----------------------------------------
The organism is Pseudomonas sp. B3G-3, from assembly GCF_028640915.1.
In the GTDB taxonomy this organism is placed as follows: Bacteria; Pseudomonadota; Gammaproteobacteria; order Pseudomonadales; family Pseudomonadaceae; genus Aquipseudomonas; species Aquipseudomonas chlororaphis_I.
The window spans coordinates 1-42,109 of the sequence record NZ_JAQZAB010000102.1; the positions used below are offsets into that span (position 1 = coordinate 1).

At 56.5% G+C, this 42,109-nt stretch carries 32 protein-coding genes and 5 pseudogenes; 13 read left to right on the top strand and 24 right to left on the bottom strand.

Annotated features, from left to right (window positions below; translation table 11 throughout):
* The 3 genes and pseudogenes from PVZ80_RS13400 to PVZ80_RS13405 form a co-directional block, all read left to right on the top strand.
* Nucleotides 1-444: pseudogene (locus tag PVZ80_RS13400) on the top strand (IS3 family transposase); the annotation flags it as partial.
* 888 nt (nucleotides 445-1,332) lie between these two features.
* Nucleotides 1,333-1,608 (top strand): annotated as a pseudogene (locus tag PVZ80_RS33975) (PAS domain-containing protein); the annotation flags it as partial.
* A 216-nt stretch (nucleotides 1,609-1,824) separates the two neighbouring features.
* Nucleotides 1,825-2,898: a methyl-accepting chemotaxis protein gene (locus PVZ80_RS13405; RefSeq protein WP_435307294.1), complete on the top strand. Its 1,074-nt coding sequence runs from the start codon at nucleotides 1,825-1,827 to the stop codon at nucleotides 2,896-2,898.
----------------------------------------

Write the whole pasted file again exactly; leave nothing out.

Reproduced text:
The organism is Pseudomonas sp. B3G-3, from assembly GCF_028640915.1.
In the GTDB taxonomy this organism is placed as follows: Bacteria; Pseudomonadota; Gammaproteobacteria; order Pseudomonadales; family Pseudomonadaceae; genus Aquipseudomonas; species Aquipseudomonas chlororaphis_I.
The window spans coordinates 1-42,109 of the sequence record NZ_JAQZAB010000102.1; the positions used below are offsets into that span (position 1 = coordinate 1).

At 56.5% G+C, this 42,109-nt stretch carries 32 protein-coding genes and 5 pseudogenes; 13 read left to right on the top strand and 24 right to left on the bottom strand.

Annotated features, from left to right (window positions below; translation table 11 throughout):
* The 3 genes and pseudogenes from PVZ80_RS13400 to PVZ80_RS13405 form a co-directional block, all read left to right on the top strand.
* Nucleotides 1-444: pseudogene (locus tag PVZ80_RS13400) on the top strand (IS3 family transposase); the annotation flags it as partial.
* 888 nt (nucleotides 445-1,332) lie between these two features.
* Nucleotides 1,333-1,608 (top strand): annotated as a pseudogene (locus tag PVZ80_RS33975) (PAS domain-containing protein); the annotation flags it as partial.
* A 216-nt stretch (nucleotides 1,609-1,824) separates the two neighbouring features.
* Nucleotides 1,825-2,898: a methyl-accepting chemotaxis protein gene (locus PVZ80_RS13405; RefSeq protein WP_435307294.1), complete on the top strand. Its 1,074-nt coding sequence runs from the start codon at nucleotides 1,825-1,827 to the stop codon at nucleotides 2,896-2,898.